The cognitive approach to treating depression is...
Cognitive Behavioural Therapy (CBT)
Challenging negative/irrational thoughts and put more effective behaviours in place.
CBT: Beck's cognitive therapy
Cognitive therapy is the application of Beck's negative triad theory of depression. First you identify the automatic thoughts about the world, self and future. Then you challenge them and test the reality of the negative beliefs. This sometimes involves homework to back it up.
CBT: Ellis rational emotive behaviour therapy (REBT)
REBT extends the ABC Model to an ABCDE Model- D stands for dispute and E for effect. Central to the technique is identifying and disputing (challenging) irrational thoughts. This can involve a vigorous argument to change the irrational so break the link between negative life events and depression.
Alongside CBT therapists work to encourage a depressed patient to be more active and engage in enjoyable activities. This provides more evidence for the irrational nature of beliefs
Evaluation points of the cognitive approach for treating depression:
-It is effective
-CBT may not work for the most severe cases
- support for behavioural activation
The role of serotonin (OCD explanation)
Serotonin, believed to help regulate mood, has been found to be in low levels in the brains of people with OCD. It is thought that the low level of serotonin means the brain doesn't regulate mood properly and that transmission of mood relevant information doesn't take place and this causes OCD
Decision making systems (OCD explanation)
Some cases of OCD, in particular hoarding disorder seems to be associated with impaired decision making. This in turn may be associated with abnormal functioning of the lateral side of the frontal lobe (as the frontal lobe is responsible for logical thinking and decision making. Also, evidence suggests the parahippocampal gyrus, associated with processing unpleasant emotions, functions abnormally in people with OCD.
Candidate genes (genetic explanation OCD)
Genes have been identified which create a vulnerability for OCD (e.g. SERT gene/5-HTT which affects the transport of serotonin, creating lower levels of the neurotransmitter- 1 study of two sep. families with this genetic mutation: 6/7 had OCD)
Polygenic (OCD genetic explanation)
Many genes have been linked to the condition, <230 genes may be involved (Taylor,2003)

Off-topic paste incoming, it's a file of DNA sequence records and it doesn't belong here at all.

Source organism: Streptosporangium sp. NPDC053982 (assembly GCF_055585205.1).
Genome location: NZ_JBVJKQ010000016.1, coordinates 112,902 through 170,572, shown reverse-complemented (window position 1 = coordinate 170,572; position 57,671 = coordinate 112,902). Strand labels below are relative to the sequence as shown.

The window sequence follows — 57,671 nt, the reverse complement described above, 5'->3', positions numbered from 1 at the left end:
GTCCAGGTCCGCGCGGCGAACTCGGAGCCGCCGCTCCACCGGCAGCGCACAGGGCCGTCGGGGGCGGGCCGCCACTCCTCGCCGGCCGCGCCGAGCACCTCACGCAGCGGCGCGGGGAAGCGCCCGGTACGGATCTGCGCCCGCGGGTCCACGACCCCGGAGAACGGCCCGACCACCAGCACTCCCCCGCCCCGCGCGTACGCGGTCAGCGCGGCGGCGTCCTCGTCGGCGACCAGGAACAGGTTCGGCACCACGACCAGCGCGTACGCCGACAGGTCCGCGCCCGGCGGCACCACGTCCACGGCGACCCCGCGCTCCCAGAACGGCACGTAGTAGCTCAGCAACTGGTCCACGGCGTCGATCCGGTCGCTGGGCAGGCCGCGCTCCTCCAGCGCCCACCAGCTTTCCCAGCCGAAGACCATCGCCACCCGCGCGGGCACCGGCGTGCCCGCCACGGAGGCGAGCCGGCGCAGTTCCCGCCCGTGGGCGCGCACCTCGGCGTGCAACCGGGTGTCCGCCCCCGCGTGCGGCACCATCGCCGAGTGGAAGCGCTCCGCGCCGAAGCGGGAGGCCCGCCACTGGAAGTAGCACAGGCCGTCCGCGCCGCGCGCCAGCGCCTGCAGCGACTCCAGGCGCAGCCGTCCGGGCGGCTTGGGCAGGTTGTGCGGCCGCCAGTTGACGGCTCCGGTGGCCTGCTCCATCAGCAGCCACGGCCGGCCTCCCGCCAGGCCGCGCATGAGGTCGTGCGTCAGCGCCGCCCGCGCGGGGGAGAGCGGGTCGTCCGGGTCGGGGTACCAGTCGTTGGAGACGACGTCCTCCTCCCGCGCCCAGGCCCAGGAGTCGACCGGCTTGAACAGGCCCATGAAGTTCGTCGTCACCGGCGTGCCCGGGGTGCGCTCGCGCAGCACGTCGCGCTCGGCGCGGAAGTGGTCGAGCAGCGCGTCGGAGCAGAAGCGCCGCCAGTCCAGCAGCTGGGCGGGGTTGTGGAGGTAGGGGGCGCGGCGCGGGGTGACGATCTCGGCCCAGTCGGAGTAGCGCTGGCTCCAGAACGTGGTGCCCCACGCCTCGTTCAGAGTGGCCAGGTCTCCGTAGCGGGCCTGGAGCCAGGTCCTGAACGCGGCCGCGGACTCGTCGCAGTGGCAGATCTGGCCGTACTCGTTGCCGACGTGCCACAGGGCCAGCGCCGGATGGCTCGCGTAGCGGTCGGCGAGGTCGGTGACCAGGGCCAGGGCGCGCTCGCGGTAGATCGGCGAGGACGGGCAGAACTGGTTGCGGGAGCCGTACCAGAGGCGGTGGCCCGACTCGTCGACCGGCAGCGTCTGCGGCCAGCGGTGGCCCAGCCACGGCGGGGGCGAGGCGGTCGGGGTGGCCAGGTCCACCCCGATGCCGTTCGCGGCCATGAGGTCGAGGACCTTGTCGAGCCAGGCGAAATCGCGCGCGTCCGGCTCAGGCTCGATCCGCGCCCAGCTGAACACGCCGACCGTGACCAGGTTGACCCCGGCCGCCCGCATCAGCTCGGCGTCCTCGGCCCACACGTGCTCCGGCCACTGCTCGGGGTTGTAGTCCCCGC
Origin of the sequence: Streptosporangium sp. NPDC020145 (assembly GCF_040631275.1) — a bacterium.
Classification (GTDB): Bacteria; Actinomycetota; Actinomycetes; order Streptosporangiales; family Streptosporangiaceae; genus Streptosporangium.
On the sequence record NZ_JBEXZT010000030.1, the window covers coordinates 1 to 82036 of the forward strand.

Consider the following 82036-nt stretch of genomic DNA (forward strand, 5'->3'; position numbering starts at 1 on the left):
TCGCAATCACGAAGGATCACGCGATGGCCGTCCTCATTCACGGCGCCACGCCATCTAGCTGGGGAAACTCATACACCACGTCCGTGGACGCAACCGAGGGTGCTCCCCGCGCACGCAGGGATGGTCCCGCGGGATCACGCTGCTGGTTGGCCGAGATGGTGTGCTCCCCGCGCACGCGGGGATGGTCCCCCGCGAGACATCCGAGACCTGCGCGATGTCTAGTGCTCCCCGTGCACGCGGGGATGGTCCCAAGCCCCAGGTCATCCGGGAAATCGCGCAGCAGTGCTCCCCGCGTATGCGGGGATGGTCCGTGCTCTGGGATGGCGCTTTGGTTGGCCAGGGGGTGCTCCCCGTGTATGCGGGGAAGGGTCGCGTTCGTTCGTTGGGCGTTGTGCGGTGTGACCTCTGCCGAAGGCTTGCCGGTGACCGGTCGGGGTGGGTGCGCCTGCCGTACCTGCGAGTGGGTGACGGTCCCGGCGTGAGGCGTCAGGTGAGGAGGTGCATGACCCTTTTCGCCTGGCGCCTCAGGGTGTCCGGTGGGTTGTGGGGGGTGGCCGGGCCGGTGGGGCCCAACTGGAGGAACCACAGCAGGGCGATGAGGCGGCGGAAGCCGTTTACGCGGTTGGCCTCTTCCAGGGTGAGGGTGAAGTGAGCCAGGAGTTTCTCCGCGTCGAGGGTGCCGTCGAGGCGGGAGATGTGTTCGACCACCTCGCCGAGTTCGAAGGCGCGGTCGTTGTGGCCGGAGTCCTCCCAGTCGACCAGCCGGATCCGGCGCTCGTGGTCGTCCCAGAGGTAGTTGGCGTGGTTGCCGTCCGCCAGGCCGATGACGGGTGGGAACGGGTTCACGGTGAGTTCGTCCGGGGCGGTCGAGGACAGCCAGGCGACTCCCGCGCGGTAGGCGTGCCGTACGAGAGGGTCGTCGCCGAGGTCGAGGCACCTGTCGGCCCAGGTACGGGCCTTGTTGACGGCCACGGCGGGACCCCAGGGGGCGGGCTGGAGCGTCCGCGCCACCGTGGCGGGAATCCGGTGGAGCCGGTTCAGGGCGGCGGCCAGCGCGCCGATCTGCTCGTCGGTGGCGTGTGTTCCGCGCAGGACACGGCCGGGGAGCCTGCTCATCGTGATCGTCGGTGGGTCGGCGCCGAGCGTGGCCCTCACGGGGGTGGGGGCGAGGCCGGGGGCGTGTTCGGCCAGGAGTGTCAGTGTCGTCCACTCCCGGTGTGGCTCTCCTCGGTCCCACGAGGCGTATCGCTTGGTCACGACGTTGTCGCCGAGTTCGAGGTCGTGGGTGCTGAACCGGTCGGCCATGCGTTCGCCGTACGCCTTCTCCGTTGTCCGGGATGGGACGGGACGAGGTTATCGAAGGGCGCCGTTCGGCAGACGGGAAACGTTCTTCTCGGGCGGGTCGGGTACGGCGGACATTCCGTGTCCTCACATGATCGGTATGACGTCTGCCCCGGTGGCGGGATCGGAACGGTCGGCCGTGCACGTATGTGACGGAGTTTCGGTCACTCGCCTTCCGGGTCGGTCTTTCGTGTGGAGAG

One group of genes may cause OCD in one person but a different group of genes may cause the disorder in another group.
Evaluation points for the bio approach to explaining OCD
-There is supporting evidence
- It is not clear exactly what neural mechanisms are involved
-Too many candidate genes
- Environmental risk factors
SSRIs (bio approach to treating OCD)
Antidepressant drug that works on the serotonin system of the brain. An example of one is Fluoxetine).
Tricylics (Bio approach to treating OCD)
Antidepressant which works on the serotonin system. They block the transporter mechanism that re-absorbs both serotonin and noradrenaline in the presynaptic cell after it has been fired. This prolongs the neurotransmitter's activity, easing transmission of the next impulse. Target more than one neurotransmitter but have more severe side-effects than SSRIs so only used when patients don't respond to SSRIs.
anti-anxiety drugs (bio approach to treating OCD)
Benzodiazepines (BZs) are commonly used to reduce anxiety. BZs slow down the activity of the CNS by enhancing the activity of the neurotransmitter GABA, a neurotransmitter that, when released has a general quietening effect on many of the neurotransmitters in the brain. It does this by reacting with special sites (GABA receptors) on the outside of receiving neuron. This opens a channel that increases the flow of chloride ions into the neuron. This makes the neuron less sensitive to neurotransmitters, slowing down it's activity and making the person feel relaxed.
Evaluation points of bio approach for treating OCD
-It is effective
-Drugs are cost effective and non-disruptive
-Drugs can have side effects